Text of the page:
Nicolette larson lotta love mucho amor - Nicolette Larson obituaries site on Fuller Up, Dead.


LOS ANGELES (Reuters) - Country-pop singer Nicolette Larson,
best known for her hit version of Neil Young's "Lotta Love"
in the 1970s, has died at age 45, her publicist said Wednesday. Publicist Michael Jensen said Larson died Tuesday at UCLA
Medical Center in Los Angeles from an abnormal accumulation of
fluid in the brain. Larson originally was admitted to St. Joseph's Hospital in Burbank
this week with massive liver failure and was then transferred
to UCLA Medical Center, where she died, Jensen said. An earlier report from a member of Larson's staff that she had
been admitted to the hospital with a brain seizure was incorrect,
he said. "We were truly devastated when we heard the news that our
friend Nicolette Larson was admitted into the hospital," said
Graham Nash of Crosby, Stills & Nash. He added, "The doctors did everything in their power to save
her, but sadly they could not." The Montana-born Larson released six albums and won several
awards, including being named best new vocalist by the Academy
of  Country Music in 1984. Since 1994, Larson divided her time between a grueling concert
schedule, appearing with Jimmy Buffet, The Beach Boys and
Willie Nelson, and acting. She played a nightclub singer in the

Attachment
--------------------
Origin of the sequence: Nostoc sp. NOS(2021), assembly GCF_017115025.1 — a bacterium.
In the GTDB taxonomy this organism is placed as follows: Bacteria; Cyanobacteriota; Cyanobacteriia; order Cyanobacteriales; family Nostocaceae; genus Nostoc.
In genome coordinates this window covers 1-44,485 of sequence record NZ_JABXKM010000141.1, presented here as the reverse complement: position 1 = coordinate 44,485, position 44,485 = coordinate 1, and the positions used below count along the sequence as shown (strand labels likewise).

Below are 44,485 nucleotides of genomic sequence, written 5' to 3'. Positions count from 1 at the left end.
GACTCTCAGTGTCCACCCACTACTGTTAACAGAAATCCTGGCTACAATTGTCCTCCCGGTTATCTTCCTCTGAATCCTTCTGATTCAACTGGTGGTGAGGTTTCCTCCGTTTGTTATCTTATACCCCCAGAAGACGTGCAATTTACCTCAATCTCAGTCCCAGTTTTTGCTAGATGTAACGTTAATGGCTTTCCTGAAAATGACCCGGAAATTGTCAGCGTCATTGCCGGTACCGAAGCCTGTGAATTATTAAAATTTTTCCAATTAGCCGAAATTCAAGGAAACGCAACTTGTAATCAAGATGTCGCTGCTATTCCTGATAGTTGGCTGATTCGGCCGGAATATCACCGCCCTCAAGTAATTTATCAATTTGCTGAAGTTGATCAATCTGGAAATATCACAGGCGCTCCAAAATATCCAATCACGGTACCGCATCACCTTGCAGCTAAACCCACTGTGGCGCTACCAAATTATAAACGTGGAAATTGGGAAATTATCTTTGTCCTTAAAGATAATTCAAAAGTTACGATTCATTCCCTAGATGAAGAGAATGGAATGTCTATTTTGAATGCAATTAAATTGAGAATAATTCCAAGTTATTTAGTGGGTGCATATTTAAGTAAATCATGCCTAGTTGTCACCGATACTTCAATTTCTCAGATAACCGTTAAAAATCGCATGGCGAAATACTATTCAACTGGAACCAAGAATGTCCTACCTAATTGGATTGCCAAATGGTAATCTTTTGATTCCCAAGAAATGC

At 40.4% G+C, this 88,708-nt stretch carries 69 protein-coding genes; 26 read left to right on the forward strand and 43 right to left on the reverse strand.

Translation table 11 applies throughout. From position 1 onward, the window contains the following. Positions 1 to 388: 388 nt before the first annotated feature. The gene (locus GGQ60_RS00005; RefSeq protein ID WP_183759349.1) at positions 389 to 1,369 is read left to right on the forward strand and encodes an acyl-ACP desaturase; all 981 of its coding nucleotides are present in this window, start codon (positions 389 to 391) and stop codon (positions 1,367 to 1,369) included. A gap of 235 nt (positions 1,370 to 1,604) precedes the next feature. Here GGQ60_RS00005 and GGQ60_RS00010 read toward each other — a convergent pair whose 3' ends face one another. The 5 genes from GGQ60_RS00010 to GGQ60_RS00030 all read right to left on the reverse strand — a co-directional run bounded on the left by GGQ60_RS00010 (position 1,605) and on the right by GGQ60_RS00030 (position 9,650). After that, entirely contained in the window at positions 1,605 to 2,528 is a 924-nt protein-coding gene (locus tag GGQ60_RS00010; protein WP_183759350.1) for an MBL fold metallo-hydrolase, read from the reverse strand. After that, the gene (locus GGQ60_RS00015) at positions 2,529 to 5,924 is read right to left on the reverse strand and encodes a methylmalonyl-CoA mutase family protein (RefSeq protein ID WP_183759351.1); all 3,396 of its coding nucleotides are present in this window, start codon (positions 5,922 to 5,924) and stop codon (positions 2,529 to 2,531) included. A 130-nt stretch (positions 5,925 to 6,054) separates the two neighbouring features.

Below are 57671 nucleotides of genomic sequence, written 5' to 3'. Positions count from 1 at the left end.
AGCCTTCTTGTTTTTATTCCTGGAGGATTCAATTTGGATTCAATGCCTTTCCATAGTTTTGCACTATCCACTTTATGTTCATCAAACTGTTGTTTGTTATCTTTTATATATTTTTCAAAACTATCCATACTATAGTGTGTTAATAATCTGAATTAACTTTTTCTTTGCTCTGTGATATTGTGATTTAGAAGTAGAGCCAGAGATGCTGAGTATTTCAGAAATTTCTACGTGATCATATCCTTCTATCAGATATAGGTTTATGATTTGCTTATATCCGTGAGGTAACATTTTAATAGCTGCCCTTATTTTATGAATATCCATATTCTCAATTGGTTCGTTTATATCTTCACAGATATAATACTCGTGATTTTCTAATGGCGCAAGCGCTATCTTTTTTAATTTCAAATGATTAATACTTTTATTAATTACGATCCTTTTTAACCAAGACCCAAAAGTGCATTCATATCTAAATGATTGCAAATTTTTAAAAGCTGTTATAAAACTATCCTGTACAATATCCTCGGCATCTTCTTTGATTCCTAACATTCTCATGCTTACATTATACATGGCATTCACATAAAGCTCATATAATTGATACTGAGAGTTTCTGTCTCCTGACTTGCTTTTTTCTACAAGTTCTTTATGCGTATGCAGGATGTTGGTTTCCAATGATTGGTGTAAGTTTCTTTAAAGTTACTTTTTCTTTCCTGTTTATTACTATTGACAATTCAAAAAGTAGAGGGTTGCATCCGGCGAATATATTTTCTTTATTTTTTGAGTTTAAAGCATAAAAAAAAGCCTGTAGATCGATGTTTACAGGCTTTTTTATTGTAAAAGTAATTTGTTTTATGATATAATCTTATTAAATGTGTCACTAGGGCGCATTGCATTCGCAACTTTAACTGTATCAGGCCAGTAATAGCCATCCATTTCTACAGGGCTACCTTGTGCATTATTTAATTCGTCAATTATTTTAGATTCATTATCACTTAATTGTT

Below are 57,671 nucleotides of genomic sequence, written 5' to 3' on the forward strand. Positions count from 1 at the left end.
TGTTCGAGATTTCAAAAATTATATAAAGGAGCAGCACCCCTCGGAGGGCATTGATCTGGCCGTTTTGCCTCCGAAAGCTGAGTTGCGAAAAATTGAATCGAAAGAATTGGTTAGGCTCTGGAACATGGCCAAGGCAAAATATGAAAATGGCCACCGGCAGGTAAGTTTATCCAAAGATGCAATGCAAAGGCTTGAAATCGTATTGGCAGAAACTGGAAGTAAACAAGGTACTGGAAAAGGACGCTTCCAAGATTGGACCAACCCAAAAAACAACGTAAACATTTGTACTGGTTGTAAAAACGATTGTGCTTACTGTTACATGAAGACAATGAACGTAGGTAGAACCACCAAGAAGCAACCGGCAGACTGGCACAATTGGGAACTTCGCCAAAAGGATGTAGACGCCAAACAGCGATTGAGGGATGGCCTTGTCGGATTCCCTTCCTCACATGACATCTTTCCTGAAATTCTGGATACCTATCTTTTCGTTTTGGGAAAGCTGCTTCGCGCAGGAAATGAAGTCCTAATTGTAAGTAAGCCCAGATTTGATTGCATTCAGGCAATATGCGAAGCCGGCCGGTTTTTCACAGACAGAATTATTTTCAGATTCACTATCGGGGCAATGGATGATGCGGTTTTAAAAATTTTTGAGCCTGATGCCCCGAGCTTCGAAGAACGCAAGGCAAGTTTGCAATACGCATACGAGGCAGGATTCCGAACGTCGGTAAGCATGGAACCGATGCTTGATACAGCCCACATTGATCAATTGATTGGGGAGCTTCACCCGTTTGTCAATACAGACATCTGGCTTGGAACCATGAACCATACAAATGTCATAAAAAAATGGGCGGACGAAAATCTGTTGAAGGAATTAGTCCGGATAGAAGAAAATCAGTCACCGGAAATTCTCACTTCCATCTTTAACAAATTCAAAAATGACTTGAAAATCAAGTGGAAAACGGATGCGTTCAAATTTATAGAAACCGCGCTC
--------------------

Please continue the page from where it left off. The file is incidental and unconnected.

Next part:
movie "Twins," starring Arnold Schwarzenegger and Danny
DeVito. She began her career when she moved to California at age 21,
and shortly afterward landed a job with Hoyt Axton 's band. She
soon appeared with Commander Cody and his Lost Planet Airmen
and became a top backup singer for such solo artists as
Emmylou Harris, Linda Ronstadt and Michael McDonald. Within five years, Larson was at the top of the pop charts with
"Lotta Love," the Neil Young classic. That song propelled
Larson's career and her subsequent hits included "Rumba Girl,"
"Fool Me Again" and "I Only Want to Be With You." Larson lived in Los Angeles with her husband, drummer Russell Kunkel,
and 7-year-old daughter Elsie May. Reuters/Variety ^[email protected]   Sponsored by Big Apple Jazz Tours : The music fans' favorite way to see NYC

However, Larson's own recollection was that the suggestion she record "Lotta Love" originated with Neil Young, with whom she had formed a personal relationship while backing him vocally on American Stars 'n Bars . The publishers of Neil Young News quoted Larson as saying:


Nicolette Larson Lotta Love Mucho AmorNicolette Larson Lotta Love Mucho AmorNicolette Larson Lotta Love Mucho AmorNicolette Larson Lotta Love Mucho Amor

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